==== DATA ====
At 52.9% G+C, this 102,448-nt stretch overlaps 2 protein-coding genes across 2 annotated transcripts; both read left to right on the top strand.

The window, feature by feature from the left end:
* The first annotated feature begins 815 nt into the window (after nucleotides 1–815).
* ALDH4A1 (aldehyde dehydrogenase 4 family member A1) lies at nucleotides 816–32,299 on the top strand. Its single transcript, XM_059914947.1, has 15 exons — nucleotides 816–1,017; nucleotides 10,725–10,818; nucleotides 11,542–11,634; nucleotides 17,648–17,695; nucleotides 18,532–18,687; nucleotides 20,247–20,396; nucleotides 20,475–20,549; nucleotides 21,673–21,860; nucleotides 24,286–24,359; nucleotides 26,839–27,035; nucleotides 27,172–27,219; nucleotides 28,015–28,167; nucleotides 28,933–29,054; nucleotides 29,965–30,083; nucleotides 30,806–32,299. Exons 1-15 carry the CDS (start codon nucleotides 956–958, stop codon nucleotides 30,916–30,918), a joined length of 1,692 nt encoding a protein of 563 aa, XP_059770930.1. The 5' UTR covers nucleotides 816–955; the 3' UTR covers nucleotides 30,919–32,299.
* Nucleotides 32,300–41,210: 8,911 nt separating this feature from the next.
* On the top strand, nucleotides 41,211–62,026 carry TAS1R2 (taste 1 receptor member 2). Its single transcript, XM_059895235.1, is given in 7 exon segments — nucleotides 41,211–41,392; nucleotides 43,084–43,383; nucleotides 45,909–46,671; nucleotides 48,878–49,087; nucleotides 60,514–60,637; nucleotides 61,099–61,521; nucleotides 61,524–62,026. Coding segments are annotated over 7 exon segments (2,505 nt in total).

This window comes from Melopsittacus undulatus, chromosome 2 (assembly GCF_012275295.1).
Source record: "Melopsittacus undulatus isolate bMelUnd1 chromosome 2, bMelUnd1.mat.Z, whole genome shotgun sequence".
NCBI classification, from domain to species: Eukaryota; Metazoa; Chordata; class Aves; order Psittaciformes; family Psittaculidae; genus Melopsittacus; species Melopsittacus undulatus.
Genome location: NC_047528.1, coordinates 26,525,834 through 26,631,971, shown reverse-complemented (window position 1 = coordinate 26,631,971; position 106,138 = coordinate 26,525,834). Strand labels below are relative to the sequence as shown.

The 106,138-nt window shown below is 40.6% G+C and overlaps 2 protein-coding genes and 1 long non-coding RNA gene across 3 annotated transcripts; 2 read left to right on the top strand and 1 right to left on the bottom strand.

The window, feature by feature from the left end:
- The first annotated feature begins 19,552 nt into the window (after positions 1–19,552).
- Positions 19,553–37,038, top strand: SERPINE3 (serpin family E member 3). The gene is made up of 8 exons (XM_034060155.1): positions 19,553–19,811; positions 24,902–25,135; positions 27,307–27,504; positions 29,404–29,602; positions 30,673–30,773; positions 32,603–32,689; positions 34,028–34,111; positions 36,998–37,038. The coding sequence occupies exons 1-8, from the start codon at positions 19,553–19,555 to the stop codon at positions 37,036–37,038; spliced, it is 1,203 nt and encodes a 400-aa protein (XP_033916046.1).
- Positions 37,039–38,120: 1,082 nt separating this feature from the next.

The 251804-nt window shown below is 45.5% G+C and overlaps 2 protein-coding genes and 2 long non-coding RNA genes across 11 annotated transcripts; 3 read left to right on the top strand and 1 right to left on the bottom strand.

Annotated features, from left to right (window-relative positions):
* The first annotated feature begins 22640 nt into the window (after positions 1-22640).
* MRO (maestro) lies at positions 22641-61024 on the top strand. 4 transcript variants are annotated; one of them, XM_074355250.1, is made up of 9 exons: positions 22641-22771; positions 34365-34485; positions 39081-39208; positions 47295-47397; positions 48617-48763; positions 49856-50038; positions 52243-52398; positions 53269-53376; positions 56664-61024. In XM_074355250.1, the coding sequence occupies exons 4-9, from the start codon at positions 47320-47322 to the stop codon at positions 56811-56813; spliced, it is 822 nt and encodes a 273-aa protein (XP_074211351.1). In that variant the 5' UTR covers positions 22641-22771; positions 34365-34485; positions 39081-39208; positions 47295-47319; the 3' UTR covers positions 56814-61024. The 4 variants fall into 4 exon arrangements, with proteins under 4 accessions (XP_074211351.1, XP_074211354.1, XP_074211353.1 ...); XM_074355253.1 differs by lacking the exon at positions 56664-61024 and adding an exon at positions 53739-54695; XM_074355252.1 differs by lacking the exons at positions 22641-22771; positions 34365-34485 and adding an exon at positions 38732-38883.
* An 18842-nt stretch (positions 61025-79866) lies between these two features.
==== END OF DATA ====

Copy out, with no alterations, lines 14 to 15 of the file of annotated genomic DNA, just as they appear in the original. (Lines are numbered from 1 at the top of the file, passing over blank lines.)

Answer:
- Positions 19,553–37,038, top strand: SERPINE3 (serpin family E member 3). The gene is made up of 8 exons (XM_034060155.1): positions 19,553–19,811; positions 24,902–25,135; positions 27,307–27,504; positions 29,404–29,602; positions 30,673–30,773; positions 32,603–32,689; positions 34,028–34,111; positions 36,998–37,038. The coding sequence occupies exons 1-8, from the start codon at positions 19,553–19,555 to the stop codon at positions 37,036–37,038; spliced, it is 1,203 nt and encodes a 400-aa protein (XP_033916046.1).
- Positions 37,039–38,120: 1,082 nt separating this feature from the next.